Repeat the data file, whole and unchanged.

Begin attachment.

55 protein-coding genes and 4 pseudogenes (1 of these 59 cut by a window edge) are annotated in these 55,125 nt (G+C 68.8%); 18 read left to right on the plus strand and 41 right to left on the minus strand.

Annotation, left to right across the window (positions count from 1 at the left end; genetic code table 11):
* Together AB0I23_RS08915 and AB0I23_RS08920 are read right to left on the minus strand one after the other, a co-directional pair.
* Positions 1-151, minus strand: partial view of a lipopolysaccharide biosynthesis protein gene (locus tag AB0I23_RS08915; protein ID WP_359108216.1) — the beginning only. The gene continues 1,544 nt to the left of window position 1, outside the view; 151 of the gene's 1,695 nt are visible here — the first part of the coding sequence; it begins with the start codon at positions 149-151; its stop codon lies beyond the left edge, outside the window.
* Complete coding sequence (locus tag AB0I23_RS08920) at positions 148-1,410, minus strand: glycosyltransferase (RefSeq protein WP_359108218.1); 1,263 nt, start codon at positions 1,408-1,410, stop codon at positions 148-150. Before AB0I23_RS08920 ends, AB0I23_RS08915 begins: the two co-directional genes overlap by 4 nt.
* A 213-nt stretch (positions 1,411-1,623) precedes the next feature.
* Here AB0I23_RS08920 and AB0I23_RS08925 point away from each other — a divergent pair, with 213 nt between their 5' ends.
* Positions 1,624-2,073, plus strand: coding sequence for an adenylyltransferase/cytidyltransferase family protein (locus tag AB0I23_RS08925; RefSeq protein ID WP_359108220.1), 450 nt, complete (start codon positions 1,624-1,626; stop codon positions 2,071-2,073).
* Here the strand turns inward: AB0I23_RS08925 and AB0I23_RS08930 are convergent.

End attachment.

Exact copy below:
55 protein-coding genes and 4 pseudogenes (1 of these 59 cut by a window edge) are annotated in these 55,125 nt (G+C 68.8%); 18 read left to right on the plus strand and 41 right to left on the minus strand.

Annotation, left to right across the window (positions count from 1 at the left end; genetic code table 11):
* Together AB0I23_RS08915 and AB0I23_RS08920 are read right to left on the minus strand one after the other, a co-directional pair.
* Positions 1-151, minus strand: partial view of a lipopolysaccharide biosynthesis protein gene (locus tag AB0I23_RS08915; protein ID WP_359108216.1) — the beginning only. The gene continues 1,544 nt to the left of window position 1, outside the view; 151 of the gene's 1,695 nt are visible here — the first part of the coding sequence; it begins with the start codon at positions 149-151; its stop codon lies beyond the left edge, outside the window.
* Complete coding sequence (locus tag AB0I23_RS08920) at positions 148-1,410, minus strand: glycosyltransferase (RefSeq protein WP_359108218.1); 1,263 nt, start codon at positions 1,408-1,410, stop codon at positions 148-150. Before AB0I23_RS08920 ends, AB0I23_RS08915 begins: the two co-directional genes overlap by 4 nt.
* A 213-nt stretch (positions 1,411-1,623) precedes the next feature.
* Here AB0I23_RS08920 and AB0I23_RS08925 point away from each other — a divergent pair, with 213 nt between their 5' ends.
* Positions 1,624-2,073, plus strand: coding sequence for an adenylyltransferase/cytidyltransferase family protein (locus tag AB0I23_RS08925; RefSeq protein ID WP_359108220.1), 450 nt, complete (start codon positions 1,624-1,626; stop codon positions 2,071-2,073).
* Here the strand turns inward: AB0I23_RS08925 and AB0I23_RS08930 are convergent.